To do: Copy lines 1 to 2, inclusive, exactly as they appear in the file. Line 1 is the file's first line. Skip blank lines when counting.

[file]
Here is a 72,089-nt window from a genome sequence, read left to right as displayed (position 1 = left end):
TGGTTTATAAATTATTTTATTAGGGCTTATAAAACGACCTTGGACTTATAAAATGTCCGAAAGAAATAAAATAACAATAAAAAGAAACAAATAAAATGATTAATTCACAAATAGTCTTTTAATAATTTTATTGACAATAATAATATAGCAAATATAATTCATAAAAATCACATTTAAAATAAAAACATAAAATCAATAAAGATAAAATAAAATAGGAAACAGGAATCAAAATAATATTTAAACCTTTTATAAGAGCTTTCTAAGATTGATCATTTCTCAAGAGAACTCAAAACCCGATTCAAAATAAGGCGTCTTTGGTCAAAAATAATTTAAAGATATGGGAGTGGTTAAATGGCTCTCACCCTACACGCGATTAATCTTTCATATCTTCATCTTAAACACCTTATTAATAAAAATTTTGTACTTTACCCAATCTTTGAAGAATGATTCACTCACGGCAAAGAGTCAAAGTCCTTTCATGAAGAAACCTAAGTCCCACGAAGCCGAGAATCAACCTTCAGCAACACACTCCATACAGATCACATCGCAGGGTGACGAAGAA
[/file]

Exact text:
Here is a 72,089-nt window from a genome sequence, read left to right as displayed (position 1 = left end):
TGGTTTATAAATTATTTTATTAGGGCTTATAAAACGACCTTGGACTTATAAAATGTCCGAAAGAAATAAAATAACAATAAAAAGAAACAAATAAAATGATTAATTCACAAATAGTCTTTTAATAATTTTATTGACAATAATAATATAGCAAATATAATTCATAAAAATCACATTTAAAATAAAAACATAAAATCAATAAAGATAAAATAAAATAGGAAACAGGAATCAAAATAATATTTAAACCTTTTATAAGAGCTTTCTAAGATTGATCATTTCTCAAGAGAACTCAAAACCCGATTCAAAATAAGGCGTCTTTGGTCAAAAATAATTTAAAGATATGGGAGTGGTTAAATGGCTCTCACCCTACACGCGATTAATCTTTCATATCTTCATCTTAAACACCTTATTAATAAAAATTTTGTACTTTACCCAATCTTTGAAGAATGATTCACTCACGGCAAAGAGTCAAAGTCCTTTCATGAAGAAACCTAAGTCCCACGAAGCCGAGAATCAACCTTCAGCAACACACTCCATACAGATCACATCGCAGGGTGACGAAGAA